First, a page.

Bhai Parmanand
Bhai Parmanand on a 1979 stamp of India
Born4 November 1876
Died8 December 1947
MonumentsBhai Parmanand Institute of Business Studies
OccupationRevolutionaryFreedom Fighter
OrganizationGhadar Party
Known for• Founding member of Ghadar Party
Ghadar Conspiracy
Notable workTarikh-i-Hind
MovementIndian Independence MovementGhadar Movement
ChildrenBhai Mahavir

Bhai Parmanand (4 November 1876 – 8 December 1947) was an Indian nationalist and a prominent leader of the Ghadar Party and Hindu Mahasabha.

Early life

Parmanand was born on 4 November 1876 in Karyala (Punjab, Pakistan) to Bhai Tara Chand Chibber in a prominent Mohyal Brahmin family and his father was an active religious missionary within the Arya Samaj movement.[1]

Views on partition

While reading letters of Lala Lajpat Rai to him in 1909, he had jotted an idea that 'the territory beyond Sindh could be united with North-West Frontier Province into a great Musulman Kingdom. The Hindus of the region should come away, while at the same time the Musulmans in the rest of the country should go and settle in this territory'.[2][3][4]

Overseas missions

In October 1905, Parmanand visited South Africa and stayed with Mahatma Gandhi as a Vedic missionary.[5] Parmanand visited Guyana in 1910 which was the centre of the Arya Samaj movement in the Caribbean.[6] His lectures increased their following there. In 1911, he visited Lala Hardayal when he was on retreat in Martinique. Parmanand persuaded Hardayal to go to the United States to found a centre for the propagation of the ancient culture of the Aryan people. Hardayal left for America, but soon located himself in Hawaii, where he again went on retreat on Waikiki Beach. A letter from Parmanand prompted his departure for San Francisco where he became an activist in the anarchist movement.

Parmanand toured several British colonies in South America before re-joining Hardayal in San Francisco. He was a founder member of the Ghadar Party. He accompanied Hardayal on a speaking tour to Portland in 1914 and wrote a book for the Ghadar Party called Tarikh-I-Hind. He returned to India as part of the Ghadar Conspiracy claiming he was accompanied by 5,000 Ghadarites. He was part of the leadership of the revolt, and was sent to promote the revolt in Peshawar. He was arrested in connection with the First Lahore Conspiracy Case and was sentenced to death in 1915. The sentence was later commuted to one of transportation for life: he was imprisoned in the Andaman Islands until 1920 and subjected to hard labour. In protest against such harsh treatment of political prisoners, Bhai Parmanand went on hunger strike for two months. The King-Emperor, George V, released him in 1920 as the result of a general amnesty order.[7]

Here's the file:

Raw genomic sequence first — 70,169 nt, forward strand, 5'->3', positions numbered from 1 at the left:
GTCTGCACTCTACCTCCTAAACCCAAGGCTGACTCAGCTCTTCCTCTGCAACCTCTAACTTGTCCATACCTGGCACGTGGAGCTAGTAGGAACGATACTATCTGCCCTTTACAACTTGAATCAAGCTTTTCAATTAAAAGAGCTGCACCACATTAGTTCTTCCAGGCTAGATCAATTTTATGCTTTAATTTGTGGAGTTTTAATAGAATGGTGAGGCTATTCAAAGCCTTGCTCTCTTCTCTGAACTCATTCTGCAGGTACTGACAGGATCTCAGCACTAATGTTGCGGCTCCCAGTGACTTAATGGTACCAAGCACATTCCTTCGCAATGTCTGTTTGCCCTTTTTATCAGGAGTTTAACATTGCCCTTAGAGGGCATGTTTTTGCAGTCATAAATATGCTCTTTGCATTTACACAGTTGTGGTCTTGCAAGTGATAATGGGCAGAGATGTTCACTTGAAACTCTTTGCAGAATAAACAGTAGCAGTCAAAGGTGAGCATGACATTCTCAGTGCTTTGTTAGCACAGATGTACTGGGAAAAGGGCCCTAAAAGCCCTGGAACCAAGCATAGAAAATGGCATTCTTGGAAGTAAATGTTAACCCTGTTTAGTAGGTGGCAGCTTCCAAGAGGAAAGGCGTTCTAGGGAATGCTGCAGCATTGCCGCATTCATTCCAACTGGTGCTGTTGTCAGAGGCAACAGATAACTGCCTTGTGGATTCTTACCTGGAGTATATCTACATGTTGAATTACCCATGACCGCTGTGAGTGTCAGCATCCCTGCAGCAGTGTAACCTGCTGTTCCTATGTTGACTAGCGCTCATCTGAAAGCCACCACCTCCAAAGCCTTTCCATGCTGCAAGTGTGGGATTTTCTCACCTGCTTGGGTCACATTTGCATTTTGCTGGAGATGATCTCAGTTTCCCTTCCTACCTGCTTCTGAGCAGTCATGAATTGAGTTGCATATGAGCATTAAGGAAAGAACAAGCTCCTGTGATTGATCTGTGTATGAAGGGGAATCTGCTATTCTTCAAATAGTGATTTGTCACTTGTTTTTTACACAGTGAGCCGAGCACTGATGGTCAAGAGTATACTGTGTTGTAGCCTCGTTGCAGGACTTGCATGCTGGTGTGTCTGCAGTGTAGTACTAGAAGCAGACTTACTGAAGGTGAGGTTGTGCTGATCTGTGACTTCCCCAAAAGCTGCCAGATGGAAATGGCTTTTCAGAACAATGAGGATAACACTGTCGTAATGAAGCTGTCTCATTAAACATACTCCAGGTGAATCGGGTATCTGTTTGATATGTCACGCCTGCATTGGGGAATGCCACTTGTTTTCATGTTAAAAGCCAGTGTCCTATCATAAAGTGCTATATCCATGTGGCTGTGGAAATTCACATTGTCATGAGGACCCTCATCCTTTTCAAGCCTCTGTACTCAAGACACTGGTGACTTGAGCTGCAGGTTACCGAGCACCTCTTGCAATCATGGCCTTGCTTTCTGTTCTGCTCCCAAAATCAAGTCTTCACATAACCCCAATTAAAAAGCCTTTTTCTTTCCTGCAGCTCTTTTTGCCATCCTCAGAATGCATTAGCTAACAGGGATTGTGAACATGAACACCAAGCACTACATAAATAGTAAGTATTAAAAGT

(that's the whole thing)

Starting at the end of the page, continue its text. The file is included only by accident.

Parmanand died on 8 December 1947 of a heart attack. He was survived by his son Dr. Bhai Mahavir, a prominent member of the Jana Sangh and BJP.[citation needed]


Named after him are the Bhai Parmanand Institute of Business Studies in New Delhi,[8] a Public School in East Delhi and a hospital also in Delhi.[9]

See also


  1. ^ Singh, Fauja (1972). Eminent Freedom Fighters of Punjab. Punjabi University, Dept. of Punjab Historical Studies.
  2. ^ Parmanand, Bhai. The Story of my Life. pp. 41–.
  3. ^ Jaffrelot, Christophe (2009). Hindu Nationalism: A Reader. Princeton University Press. pp. 193–. ISBN 978-1-4008-2803-6.
  4. ^ Islam, Shamsul. "Hindus- Muslims in 1857 & Emergence of 2 Nation Theory". Shamsul Islam. Retrieved 19 May 2007. ((cite journal)): Cite journal requires |journal= (help)
  5. ^ "Pakistan : Past Future Solutions Policy: 1". Hindustan Network. Archived from the original on 27 September 2007. Retrieved 5 August 2008.
  6. ^ Lal, Prita (1 May 2005). "Arya Spiritual Center". Hinduism Here. Archived from the original on 14 February 2006. Retrieved 30 August 2008.
  7. ^ Singh, Jaspal. "Historical Sikh Events: History of the Ghadar Movement part 3 – Return to India". All About Sikhs. Retrieved 5 August 2008. [dead link]
  8. ^ Bhai Parmanand. Institute of Business Studies
  9. ^ "Bhai Parmanand Vidya Mandir". Retrieved 30 March 2021.

Further reading